In summary, the preslaughter condition of the animal is a significant factor affecting the microbiological quality of the final products. Faecal contamination of the carcass in the abattoir is unavoidable and different processing steps within the abattoir do not completely remove contamination.
The preheat treatment of raw milk includes clarification, centrifugation, separation of fat, standardization and homogenization. All of these processes may increase or decrease the concentration of MAP in contaminated raw milk or even result in its inactivation. Our review identified four studies addressing these issues. Grant et al. (2005a) investigated the effect of centrifugation and microfiltration of raw milk contaminated with MAP and found that from 95% to 99·9% of MAP can be removed.
A combination of homogenization and pasteurization was found to be more effective on MAP inactivation than pasteurization alone (Grant et al. 2005b). Similar results were obtained by McDonald et al. (2005) who investigated the effect of heat inactivation of MAP and noticed that the concentration of MAP in milk samples was higher post-homogenization than pre-homogenization. The authors hypothesize that this may be due to the mechanical effect of homogenization, which leads to the dispersal of MAP clumps. In a more recent study however, Rademaker et al. (2007) concluded that, homogenization has no effect on MAP inactivation. This finding contradicts the results of McDonald et al. (2005), and it is suggested that this may be due the differences in strains of MAP, protocols used or the presence of bacterial clumps (Rademaker et al. 2007).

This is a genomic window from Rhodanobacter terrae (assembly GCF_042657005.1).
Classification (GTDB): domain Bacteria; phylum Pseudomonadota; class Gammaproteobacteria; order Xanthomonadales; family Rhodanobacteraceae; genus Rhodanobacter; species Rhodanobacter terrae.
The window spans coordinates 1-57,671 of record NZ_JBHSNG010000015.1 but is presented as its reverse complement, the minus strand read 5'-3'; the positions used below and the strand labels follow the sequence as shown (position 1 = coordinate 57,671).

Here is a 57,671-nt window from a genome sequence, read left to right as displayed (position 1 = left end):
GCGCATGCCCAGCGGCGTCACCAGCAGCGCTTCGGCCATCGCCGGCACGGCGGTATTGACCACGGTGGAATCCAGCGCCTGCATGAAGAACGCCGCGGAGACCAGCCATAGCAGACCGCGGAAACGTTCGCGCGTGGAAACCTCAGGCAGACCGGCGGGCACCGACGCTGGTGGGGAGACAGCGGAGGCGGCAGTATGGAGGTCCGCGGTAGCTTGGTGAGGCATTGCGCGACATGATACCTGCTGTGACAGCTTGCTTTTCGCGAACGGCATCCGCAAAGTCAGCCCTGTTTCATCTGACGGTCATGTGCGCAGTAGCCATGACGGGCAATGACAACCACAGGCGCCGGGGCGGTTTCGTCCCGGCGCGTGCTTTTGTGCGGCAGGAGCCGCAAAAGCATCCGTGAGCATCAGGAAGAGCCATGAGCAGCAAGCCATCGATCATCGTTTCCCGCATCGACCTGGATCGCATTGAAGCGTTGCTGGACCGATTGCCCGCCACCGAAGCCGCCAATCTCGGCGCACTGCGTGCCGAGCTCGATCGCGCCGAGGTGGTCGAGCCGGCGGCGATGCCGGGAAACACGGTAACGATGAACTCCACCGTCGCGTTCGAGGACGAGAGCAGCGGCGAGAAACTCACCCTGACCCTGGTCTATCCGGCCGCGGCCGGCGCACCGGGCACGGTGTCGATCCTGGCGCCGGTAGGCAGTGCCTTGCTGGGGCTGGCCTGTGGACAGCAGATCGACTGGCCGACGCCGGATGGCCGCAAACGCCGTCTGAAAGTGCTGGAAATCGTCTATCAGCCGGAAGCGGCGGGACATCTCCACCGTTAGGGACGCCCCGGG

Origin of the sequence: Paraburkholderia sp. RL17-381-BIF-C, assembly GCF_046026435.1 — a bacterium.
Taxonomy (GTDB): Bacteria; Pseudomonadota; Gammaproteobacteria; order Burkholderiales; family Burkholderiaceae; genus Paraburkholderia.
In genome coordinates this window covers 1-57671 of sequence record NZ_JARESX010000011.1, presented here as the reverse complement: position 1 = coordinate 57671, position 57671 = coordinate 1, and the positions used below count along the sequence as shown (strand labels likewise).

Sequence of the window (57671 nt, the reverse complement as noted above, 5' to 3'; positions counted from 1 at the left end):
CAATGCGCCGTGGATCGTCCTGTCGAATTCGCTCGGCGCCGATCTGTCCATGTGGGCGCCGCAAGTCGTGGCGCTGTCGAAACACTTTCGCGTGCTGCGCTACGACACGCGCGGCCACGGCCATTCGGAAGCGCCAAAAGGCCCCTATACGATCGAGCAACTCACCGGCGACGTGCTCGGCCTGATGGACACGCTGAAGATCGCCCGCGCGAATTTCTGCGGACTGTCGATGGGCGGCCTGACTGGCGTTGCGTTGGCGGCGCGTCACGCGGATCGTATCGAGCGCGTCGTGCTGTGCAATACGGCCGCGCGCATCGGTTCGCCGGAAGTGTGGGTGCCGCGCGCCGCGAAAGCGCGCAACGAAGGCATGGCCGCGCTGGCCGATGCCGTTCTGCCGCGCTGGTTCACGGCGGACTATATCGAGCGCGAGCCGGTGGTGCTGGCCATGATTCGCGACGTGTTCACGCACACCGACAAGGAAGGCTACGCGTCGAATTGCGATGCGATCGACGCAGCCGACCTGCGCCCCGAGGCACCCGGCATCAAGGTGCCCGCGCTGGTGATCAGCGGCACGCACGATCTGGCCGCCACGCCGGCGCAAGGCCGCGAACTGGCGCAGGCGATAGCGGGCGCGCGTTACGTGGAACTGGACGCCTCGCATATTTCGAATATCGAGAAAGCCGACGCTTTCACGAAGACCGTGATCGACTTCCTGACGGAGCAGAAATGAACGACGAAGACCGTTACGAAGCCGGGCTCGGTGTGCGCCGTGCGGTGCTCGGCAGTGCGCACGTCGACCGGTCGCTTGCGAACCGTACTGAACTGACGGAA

Our review identified seven studies concerned with the effect of milk pasteurization on MAP viability. On farm batch pasteurization of milk at 65·5°C for 30 min has been investigated by Stabel (2001) who was unable to recover viable MAP after 28 weeks of incubation. Different studies have been applied to investigate the effect of different time temperature combinations on MAP inactivation. It has been estimated that MAP inactivation by high temperature short time pasteurization (HTST) at 72°C for 15 s ranged from 4 log10 to 7 log10. The rate of inactivation may depend on the primary concentration of MAP in raw milk. Subpasteurization temperature of milk for cheese production may not be sufficient for complete inactivation of MAP (Pearce et al. 2001; Gao et al. 2002; Stabel and Lambertz 2004; McDonald et al. 2005; Rademaker et al. 2007). Donaghy et al. (2007) showed that MAP is not completely destroyed in milk artificially contaminated with a high inoculum even after a combination of high pressure (600 MPa) and pasteurization.